Wednesday, October 6, 2010

Ezra 4: The Original Settlement Freeze

Another presidency, another failing attempt to negotiate a lasting peace between the Israelis and the Palestinians.

A month back, President Obama got leaders from both camps in the same room for the umpteenth time to try to hash out a deal. And this week--also for the umpteenth time--the talks are in danger of falling apart. Why? The expiration of the so-called "settlement freeze."

For talks to begin, Palestinian leaders asked that Israeli P.M. Benjamin Netanyahu call for a temporary stop to Israeli construction in Palestinian territories. He did, setting a ten-month moratorium. However, the freeze ended last week, and Palestinian leaders are threatening to leave the negotiating table. (Here's the Times's latest update on the story.)

All this talk of settlement freezes got me thinking about the Biblical book of Ezra, in which King Artaxerxes issues a very different kind of building moratorium--one that stops construction of the holiest structure in Israel.

In the Hebrew Bible, the books of Ezra and Nehemiah are one; as a composite, they tell the story of the Israelites' return to the Holy Land after the Babylonian exile. Roughly speaking, Ezra narrates the reconstruction of the Temple, and Nehemiah deals with the rebuilding of the walls of Jerusalem.

But much like the book of Judges--in which the Hebrews' entry into Israel is a bloody, complicated slog--Ezra-Nehemiah describes the Return as a difficult process.

It all begins well. Ezra 1 gives the text of an edict released by King Cyrus of Persia, who decrees that the Israelites may go home and rebuild their holy places. He even releases the contents of the Temple treasury, which had apparently been moldering in a really big Babylonian safety deposit box for the last fifty years.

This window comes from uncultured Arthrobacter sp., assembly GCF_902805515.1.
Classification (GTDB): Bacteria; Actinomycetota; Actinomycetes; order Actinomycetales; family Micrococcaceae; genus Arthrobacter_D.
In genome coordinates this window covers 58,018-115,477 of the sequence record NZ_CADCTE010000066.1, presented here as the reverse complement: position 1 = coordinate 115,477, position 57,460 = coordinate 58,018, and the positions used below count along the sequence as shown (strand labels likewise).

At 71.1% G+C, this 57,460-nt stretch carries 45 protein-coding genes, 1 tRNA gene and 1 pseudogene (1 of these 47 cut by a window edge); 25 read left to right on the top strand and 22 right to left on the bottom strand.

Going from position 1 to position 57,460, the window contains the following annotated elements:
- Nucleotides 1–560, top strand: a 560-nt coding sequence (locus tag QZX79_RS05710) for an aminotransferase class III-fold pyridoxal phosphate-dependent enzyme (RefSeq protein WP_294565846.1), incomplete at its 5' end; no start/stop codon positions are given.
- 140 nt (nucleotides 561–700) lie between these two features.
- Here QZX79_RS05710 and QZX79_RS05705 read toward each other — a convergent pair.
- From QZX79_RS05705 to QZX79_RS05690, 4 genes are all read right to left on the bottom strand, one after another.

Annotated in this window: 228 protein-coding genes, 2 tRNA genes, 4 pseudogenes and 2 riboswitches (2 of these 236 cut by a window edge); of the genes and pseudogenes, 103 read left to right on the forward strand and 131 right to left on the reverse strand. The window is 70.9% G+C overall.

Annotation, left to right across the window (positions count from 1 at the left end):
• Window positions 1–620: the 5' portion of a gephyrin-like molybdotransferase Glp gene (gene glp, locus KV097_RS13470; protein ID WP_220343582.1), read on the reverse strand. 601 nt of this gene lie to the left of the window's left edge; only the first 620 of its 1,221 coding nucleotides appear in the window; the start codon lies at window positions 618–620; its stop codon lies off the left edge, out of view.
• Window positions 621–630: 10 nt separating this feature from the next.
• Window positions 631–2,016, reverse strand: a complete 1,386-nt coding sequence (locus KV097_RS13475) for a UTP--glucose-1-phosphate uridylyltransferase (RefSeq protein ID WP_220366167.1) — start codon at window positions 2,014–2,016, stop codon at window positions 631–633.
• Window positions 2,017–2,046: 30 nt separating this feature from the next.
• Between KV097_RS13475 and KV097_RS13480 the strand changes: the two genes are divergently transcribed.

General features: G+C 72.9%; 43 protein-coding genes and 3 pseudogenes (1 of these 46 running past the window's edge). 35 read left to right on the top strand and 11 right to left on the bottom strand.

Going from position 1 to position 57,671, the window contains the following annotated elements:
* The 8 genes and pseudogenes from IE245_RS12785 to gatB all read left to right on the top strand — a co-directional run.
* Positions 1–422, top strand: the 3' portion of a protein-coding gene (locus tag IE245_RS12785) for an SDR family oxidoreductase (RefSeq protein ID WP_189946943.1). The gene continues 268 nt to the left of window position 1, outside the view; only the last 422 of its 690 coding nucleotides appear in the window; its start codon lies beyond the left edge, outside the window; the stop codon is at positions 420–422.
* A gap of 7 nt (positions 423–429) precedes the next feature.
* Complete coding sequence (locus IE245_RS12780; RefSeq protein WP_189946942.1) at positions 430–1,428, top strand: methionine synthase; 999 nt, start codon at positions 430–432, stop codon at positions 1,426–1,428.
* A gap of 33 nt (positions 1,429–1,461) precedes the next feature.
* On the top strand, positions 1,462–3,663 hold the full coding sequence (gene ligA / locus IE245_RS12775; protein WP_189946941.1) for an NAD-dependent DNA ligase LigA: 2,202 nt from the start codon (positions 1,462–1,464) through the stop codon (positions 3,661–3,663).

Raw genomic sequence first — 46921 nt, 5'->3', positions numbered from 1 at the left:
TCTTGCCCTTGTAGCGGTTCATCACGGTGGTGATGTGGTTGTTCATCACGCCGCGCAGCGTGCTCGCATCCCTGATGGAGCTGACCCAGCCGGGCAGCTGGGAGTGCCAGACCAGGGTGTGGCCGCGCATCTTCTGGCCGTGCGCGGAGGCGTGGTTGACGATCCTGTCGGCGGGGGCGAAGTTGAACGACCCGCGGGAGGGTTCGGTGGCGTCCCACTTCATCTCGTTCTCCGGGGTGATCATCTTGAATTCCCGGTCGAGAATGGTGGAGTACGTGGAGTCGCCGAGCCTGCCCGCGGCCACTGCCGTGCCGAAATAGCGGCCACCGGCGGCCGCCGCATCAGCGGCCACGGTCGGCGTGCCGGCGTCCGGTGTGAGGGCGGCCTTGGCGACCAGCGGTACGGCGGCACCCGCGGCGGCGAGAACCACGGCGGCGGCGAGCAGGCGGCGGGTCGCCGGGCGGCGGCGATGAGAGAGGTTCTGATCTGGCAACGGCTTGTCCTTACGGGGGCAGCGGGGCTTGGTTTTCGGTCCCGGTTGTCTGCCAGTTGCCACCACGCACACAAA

Tens of thousands of exiled Israelites heed the decree and head back to Jerusalem to start building. However, no sooner do they lay the foundations for the new Temple than the locals start getting restless: "the people of the land discouraged the people of Judah, and made them afraid to build, and they bribed officials to frustrate their plan throughout the reign of King Cyrus of Persia until the reign of King Darius of Persia" (Ezra 4:4-5).

This "discouragement" reaches a peak in 4:7 and following, when the other residents of the land send a letter to the sitting king, Artaxerxes, asking him to revoke the Israelites' building permit. In their letter--the entirety of which is reproduced in chapter 4--they argue that the Hebrews are are a rebellious people, and that the Temple is merely the first step in a new revolt: "They are rebuilding that rebellious and wicked city; they are finishing the walls and repairing the foundations. Now may it be known to the king that, if this city is rebuilt and the walls finished, they will not pay tribute, custom, or toll, and the royal revenue will be reduced" (4:12-13).

The letter is persuasive, and Artaxerxes issues his own moratorium. Construction on the new Temple is stopped, not to begin again until the reign of a later king, Darius. (This "second Temple" will be completed in 515 B.C.E.)

For me, Ezra 4 provides two insights that might help us understand the current negotiating impasse in Israel.

First off, the chapter explains some Israelis' rationale for opposing a settlement freeze. It goes something like this: "The Persians (read: Iranians) told us we couldn't build in the Holy Land 2500 years ago. Who are you to stop us now?"

But there's another passage in Ezra 4 that is equally relevant to this discussion. Before the "people of the land" begin agitating against the Israelites, they offer an olive branch: "When the adversaries of Judah and Benjamin heard that the returned exiles were building a temple to the Lord, the God of Israel, they approached Zerubbabel and the heads of the families and said to them, 'Let us build with you, for we worship your God as you do, and we have been sacrificing to him'" (4:1-2).

There's nothing in the text to suggest that these adversaries' request is not sincere; nonetheless, the Israelites reject it: "You shall have no part with us in building a house to our God; but we alone will build to the Lord, the God of Israel" (4:3).

This exclusivist language--"our God"--is telling. The Israelites believe that they have a unique claim to the land, and to the construction of their temple. They don't want to share their building--or their God.

Here's hoping that today's Israelites are more flexible. After all, the "adversaries" are at the table, willing to talk.

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